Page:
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Boris Sidis, Ph.D.

© 1898. New York, D. Appleton and Company.




        WITH the case of H. before us, we return once more to the discussion of subconscious states and types of amnesia. In our analysis of consciousness we arrived at the conclusion that consciousness consists of moments­consciousness. A moment-consciousness contains as much psychic matter or moments-content as is present within one given synthesis of consciousness. Now, the subconscious includes within it the sum total of all the moments-content and also of an the moments-consciousness in a condition of indifferent association and dissociation.

         The subconscious is not a selective activity; it simply stands for the sum total of all the moments-consciousness. In the moment-consciousness, again, selection is absent; it is simply a matter of chance what psychic matter shall enter into the synthesis of the moment­consciousness. It is only as we reach the higher plane of psychic life characteristic of the primary self, it is only then that we for the first time meet with selective activity. The primary self, being an active self-conscious synthesis, is selective in its nature. Out of a number of sensations, ideas, and feelings the activity of the primary self selects only some, and leaves the rest in the background of consciousness. The primary self has its more or less definite, determinate outlines that constitute its personal character. Only material of a certain kind and quality, only moments-content and moments-consciousness of a definite character fitting into the form activity of the self, only such material is taken up within the circle of its experience; the rest of the material is simply ignored. This leaving out, this ignoring of many moments, ranges through all degrees of synthetic activity, from the laying up of the moments with a view to further use, from the possibility of synthetizing the rejected material up to the total ignoring of it, when the material is entirely resigned, never to be used again because of its total incongruence with the character of the selective activity or because of the weakness within the energy of the synthetic agency. Many mental diseases, and especially those that go under the collective name of hysteria, have as their psychic cause some of those conditions or all of them in different combination and in various degrees of intensity.

         This ignoring of mental material, ranging through all shades and degrees, and also the selective synthetic agency, having different degrees of weakness in the energy of its intensive and extensive activity, give rise to dissociation of mental states, to disaggregation of synthetized moments from those that were not taken up in that particular synthesis that constitutes for the time being the patient's principal individuality. All the types and degrees of amnesia depend on the nature and degree of such dissociation or disintegration. Where the dissociation is incomplete the amnesia will also be incomplete.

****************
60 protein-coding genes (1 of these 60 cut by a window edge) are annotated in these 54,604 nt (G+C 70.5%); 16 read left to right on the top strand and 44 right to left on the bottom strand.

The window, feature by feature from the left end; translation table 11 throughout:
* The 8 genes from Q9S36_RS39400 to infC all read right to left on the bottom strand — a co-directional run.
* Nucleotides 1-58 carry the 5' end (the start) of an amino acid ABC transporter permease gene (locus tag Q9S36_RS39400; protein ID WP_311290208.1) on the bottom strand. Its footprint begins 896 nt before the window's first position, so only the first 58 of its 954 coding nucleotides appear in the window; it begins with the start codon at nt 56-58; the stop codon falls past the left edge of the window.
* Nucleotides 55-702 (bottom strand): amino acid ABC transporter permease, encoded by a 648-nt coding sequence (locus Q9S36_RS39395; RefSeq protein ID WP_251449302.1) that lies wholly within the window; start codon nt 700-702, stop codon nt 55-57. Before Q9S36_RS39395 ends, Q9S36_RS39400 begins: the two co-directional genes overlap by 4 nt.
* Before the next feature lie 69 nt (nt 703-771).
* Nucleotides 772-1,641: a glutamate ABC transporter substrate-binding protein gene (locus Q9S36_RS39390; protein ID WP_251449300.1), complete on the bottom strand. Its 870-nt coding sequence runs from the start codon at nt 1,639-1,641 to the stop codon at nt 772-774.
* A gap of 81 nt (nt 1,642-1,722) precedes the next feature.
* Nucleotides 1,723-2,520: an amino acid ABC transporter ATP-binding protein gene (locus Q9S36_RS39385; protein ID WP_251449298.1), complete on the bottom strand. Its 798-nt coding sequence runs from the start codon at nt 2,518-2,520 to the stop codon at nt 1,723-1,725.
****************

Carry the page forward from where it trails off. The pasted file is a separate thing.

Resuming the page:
Moments-consciousness as well as moments-content may drop out from the unity of the synthetic consciousness and produce forgetfulness or amnesia. In such a kind of amnesia, however, the gap formed is felt and appreciated by consciousness as a gap. Glimpses of memory come back and disappear again; the forgotten moments tend to recur time and again. The range of such an amnesia varies greatly, from simple forgetfulness of some few details to the oblivion of many important events. This type of amnesia may be characterized as reproductive or recurrent.

         Where the dissociation, however, is complete, the amnesia in regard to the disaggregated new synthetized material is total. Under conditions that bring about a disruption in consciousness the whole moment of synthetic self-consciousness may in a disaggregated form fall into the region of desultory moments-consciousness, and very frequently with a tendency to combine and emerge at the first favorable opportunity to the surface of the primary consciousness. Meanwhile, another series of moments-content and of moments-consciousness rise to the level of the upper consciousness and become synthetized in another different moment that takes the place of the disaggregated one. Between the two moments there is a break, a gap; fragmentary reproduction of the one by the other is not impossible; if induced by certain methods, the recognition element may be present, but may also be totally lacking. This form of amnesia may be termed irretraceable.

         Many of the former moments consciousness and moments content may come up in this newly formed moment consciousness, still the moment, on the whole, is new and different synthesis. Hence we may say that irretraceable amnesia is the possible manifestation of the phenomena of double consciousness.

         We may put it down as a law, that the degree of amnesia is proportional to the amount of psycho­physiological disaggregation.

         The psycho-physiological process of dissolution may extend still further and deeper. From a disaggregation of systems of moments-consciousness the process may pass into a disintegration of the moments-content themselves, and the amnesia then is absolute; for a disintegration of the moment content itself practically means a total loss of that psychic content and the impossibility of its reinstatement in the synthesis of moment consciousness.